“And I guarantee you if they do lose control of county government this November, they will no longer be the majority party come election day 2020,” he said. “It’s going to be tough.”

Taking an opposite view was former U.S. Rep. Ryan Costello, who while not downplaying the bruises the one-after-another turmoils had inflicted on the local party, said that what happens in the coming November election is not likely to hinge on those headlines.

Rather, he said national news might have more of an impact, if moderate Republicans and independents continue to recoil from the Trump White House and switch their votes to local Democrats.

“Terence and Michelle have done everything you are supposed to do (to win re-election) and haven’t done anything they are not supposed to do,” Costello said in an interview, speaking of Farrell and Kichline. “But for all intents and purposes, (voter) registration is even up. So the real issue is where do voters who are registered as Republicans but who see themselves as independents, and independents themselves, go?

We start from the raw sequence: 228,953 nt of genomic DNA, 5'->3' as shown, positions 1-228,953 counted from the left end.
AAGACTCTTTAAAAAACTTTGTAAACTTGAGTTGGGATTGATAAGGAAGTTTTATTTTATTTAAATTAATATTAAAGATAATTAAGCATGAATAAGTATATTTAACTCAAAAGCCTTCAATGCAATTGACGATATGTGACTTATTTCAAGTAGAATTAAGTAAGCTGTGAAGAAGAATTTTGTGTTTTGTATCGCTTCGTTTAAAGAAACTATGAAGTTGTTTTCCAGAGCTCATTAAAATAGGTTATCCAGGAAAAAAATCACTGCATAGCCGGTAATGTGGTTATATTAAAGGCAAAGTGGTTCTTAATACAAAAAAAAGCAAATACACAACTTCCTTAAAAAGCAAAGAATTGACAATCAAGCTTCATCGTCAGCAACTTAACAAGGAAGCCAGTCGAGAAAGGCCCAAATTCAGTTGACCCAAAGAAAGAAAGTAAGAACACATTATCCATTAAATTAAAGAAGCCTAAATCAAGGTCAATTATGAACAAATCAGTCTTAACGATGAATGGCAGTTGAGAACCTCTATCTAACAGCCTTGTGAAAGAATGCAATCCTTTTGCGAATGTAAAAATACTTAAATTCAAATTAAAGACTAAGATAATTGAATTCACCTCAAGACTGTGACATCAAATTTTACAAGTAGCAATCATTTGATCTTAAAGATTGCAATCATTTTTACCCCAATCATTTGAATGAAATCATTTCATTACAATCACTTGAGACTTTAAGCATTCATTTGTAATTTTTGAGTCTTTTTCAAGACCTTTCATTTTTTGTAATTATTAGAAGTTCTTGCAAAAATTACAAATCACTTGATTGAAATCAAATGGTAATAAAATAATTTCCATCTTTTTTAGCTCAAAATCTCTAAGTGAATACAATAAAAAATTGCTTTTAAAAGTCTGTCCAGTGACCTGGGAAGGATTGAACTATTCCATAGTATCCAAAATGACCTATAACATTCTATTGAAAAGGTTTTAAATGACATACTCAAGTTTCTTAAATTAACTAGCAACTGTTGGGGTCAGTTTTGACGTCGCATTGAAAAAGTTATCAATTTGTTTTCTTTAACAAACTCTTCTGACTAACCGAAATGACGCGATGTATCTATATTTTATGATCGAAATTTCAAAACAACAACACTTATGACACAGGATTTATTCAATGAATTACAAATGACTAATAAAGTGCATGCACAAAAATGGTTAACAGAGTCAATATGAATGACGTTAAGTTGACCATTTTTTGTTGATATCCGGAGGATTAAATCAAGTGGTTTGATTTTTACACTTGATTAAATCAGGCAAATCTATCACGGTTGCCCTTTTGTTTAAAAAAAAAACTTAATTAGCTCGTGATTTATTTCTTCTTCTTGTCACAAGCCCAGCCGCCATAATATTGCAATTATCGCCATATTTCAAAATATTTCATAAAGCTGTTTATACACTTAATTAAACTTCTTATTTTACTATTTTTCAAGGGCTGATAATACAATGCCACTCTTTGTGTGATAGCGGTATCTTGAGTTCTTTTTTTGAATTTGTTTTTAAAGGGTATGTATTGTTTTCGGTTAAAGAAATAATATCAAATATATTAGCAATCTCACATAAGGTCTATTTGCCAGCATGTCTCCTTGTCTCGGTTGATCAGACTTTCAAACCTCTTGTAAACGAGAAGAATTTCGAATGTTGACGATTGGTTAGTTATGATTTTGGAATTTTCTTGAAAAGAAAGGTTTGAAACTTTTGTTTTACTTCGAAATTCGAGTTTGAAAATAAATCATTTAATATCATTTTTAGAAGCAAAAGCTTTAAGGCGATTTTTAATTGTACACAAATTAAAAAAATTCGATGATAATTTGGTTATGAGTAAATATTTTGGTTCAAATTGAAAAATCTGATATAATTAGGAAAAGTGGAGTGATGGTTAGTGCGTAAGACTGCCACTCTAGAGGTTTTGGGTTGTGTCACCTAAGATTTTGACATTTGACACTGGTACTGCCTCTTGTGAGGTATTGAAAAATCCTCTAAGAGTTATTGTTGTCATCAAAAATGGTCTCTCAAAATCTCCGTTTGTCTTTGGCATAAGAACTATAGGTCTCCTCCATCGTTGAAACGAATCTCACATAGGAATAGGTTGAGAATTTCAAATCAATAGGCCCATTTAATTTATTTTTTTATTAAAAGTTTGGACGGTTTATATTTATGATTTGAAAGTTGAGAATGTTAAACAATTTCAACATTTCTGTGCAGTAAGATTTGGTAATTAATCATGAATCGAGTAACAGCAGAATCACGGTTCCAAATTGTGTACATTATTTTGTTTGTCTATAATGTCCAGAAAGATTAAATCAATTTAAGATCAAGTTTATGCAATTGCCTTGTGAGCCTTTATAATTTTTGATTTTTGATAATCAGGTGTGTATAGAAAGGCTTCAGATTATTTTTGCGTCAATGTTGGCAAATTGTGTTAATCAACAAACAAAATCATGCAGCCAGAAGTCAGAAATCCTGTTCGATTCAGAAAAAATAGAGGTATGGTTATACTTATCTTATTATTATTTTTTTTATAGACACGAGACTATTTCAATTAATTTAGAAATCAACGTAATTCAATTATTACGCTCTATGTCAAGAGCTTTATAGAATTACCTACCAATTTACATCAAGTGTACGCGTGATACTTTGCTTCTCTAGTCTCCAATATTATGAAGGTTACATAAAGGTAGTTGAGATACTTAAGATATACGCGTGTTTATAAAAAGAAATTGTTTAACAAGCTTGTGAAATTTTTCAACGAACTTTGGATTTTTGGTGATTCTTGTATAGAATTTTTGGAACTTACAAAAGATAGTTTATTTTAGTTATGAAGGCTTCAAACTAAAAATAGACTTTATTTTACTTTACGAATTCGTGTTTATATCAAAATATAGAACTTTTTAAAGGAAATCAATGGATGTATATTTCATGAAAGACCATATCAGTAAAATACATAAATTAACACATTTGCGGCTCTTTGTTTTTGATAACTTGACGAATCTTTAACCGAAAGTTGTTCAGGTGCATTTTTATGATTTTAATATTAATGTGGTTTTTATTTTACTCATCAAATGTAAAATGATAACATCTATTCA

“If this is another referendum on Washington, D.C., that is a problem for Republicans,” he said.

The decrease in the Chester County GOP’s traditional edge in voter registration — what built the party’s control over positions in county government and at the local level — has been happening for years, largely because of demographic changes. But it has picked up speed in the last decade as voters turn away from what some refer to as Republican extremism.

A similar shift has taken place next door in Delaware County, where Democrats now outnumber the once all-powerful GOP, which at one time held a nearly 3-1 edge in voter registration.